In the years prior to the Second World War there was a dilemma facing those charged with the defence of the civilian population in the event of war. It was protecting people from air raids, where the safest place was below ground and protecting them from gas attack, where it was safer to be above ground. No progress was made towards coming to a decision until Sir John Anderson (Lord Privy Seal) who had special responsibility for Air Raid Precautions was appointed.
Sir John Anderson came to the conclusion that some sort of air raid shelter should be produced. In 1938 he chose a design by William Paterson and Oscar Carl Kerrison and named it after himself. The Anderson Shelter was born. By September 1940 2,300,000 shelters had been distributed. The shelters which were designed to accommodate up to six people were free to those that earned less than £250 a year, with a charge of £7 made to those that were on a higher income.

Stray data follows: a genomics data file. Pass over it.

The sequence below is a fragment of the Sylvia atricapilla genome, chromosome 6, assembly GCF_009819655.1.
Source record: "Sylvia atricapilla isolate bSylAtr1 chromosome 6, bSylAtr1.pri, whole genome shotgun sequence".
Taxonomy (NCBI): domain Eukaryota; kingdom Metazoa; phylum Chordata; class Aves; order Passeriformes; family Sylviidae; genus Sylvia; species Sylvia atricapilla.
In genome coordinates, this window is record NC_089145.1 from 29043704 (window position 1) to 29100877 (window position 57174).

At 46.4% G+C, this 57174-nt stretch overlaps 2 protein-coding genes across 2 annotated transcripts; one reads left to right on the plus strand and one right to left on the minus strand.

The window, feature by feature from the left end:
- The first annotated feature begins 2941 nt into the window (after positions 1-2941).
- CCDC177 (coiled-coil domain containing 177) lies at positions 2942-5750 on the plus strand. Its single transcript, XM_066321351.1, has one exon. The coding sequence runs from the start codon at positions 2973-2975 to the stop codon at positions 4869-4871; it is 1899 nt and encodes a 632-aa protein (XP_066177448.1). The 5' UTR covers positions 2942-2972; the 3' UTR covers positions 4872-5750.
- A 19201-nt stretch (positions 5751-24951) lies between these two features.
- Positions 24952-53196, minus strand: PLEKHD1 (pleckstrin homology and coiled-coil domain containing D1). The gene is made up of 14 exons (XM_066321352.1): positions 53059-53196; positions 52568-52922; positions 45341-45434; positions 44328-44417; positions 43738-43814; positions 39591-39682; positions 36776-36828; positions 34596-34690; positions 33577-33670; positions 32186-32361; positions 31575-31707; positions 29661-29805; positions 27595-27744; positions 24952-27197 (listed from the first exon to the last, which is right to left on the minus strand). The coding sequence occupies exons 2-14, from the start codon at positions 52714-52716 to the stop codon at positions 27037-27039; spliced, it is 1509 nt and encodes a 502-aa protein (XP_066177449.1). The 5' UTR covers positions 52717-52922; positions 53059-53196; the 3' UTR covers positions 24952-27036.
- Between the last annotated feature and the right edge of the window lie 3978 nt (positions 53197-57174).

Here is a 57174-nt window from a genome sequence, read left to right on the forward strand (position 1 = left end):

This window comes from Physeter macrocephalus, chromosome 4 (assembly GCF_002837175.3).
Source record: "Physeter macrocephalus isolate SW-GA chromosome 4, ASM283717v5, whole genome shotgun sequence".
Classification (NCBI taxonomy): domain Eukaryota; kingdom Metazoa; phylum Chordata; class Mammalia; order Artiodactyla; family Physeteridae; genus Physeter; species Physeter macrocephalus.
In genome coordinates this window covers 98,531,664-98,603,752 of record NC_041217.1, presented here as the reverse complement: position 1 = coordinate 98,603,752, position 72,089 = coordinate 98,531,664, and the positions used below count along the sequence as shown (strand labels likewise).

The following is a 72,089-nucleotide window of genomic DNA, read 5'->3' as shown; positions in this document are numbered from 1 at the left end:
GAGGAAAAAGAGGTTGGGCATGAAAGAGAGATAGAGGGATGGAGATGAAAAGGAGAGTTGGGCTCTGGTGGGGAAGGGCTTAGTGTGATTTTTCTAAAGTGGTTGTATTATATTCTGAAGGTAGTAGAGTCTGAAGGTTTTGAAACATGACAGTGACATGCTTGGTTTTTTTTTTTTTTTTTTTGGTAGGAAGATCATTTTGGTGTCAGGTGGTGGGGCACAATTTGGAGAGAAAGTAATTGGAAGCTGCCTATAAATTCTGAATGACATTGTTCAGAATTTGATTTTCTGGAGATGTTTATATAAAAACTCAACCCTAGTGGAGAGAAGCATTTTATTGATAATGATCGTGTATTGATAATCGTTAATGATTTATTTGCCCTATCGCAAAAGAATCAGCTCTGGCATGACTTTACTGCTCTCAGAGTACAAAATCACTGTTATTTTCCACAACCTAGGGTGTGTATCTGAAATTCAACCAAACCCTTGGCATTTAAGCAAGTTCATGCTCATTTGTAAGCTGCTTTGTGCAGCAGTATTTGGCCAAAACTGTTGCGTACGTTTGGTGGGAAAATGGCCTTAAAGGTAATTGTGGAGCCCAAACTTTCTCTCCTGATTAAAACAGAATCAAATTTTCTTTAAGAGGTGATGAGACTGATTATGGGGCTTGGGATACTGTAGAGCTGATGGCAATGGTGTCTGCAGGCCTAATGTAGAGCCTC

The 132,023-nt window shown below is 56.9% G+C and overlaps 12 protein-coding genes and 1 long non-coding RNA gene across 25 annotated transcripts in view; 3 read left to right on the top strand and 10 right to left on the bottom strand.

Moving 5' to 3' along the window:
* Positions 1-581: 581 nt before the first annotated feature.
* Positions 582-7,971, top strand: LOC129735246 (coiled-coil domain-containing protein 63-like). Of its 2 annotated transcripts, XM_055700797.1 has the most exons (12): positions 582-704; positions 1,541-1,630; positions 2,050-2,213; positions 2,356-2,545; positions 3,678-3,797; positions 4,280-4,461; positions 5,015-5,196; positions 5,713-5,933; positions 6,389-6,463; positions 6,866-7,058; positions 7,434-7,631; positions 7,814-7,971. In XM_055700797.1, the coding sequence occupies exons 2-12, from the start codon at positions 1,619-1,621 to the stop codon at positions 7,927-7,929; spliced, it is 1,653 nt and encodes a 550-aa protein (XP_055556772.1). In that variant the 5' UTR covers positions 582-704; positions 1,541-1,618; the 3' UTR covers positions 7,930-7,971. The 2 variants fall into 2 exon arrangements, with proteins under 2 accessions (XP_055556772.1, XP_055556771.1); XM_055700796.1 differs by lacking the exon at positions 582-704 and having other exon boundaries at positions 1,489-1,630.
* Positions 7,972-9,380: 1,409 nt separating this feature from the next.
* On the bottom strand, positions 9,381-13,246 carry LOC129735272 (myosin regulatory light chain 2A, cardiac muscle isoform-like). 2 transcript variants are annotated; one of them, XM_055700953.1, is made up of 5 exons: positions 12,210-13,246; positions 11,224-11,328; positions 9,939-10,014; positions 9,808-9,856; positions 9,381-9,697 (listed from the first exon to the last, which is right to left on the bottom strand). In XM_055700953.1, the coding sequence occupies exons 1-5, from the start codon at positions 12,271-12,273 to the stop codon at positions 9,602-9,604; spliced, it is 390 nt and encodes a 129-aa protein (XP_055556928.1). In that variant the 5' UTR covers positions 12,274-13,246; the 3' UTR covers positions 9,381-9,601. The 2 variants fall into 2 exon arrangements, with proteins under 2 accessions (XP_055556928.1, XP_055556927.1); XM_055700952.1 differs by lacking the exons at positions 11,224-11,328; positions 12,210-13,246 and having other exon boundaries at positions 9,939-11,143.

The construction was cheap and simple but offered good protection except in the case of a direct hit. The Anderson Shelter was made of galvanised corrugated steel panels. The roof was made of curved panels and the walls of straight panels. The whole structure was buried four feet in the ground with a least fifteen inches of soil above the roof of the shelter.
However the Anderson Shelter was not the complete answer to protection during air raids. It became apparent that as all night alerts became the norm this shelter was damp and cold especially in the winter months. This lead to the development of the Morrison Shelter.
The Morrison Shelter was designed by John Baker and named after Herbert Morrison, The Minister for Home Security This shelter was meant to be installed inside the home. The shelter was a steel cage with an eight of an inch steel top and was designed to be able to withstand the pressures created when a house collapses. People were meant to get into the shelter during air raids.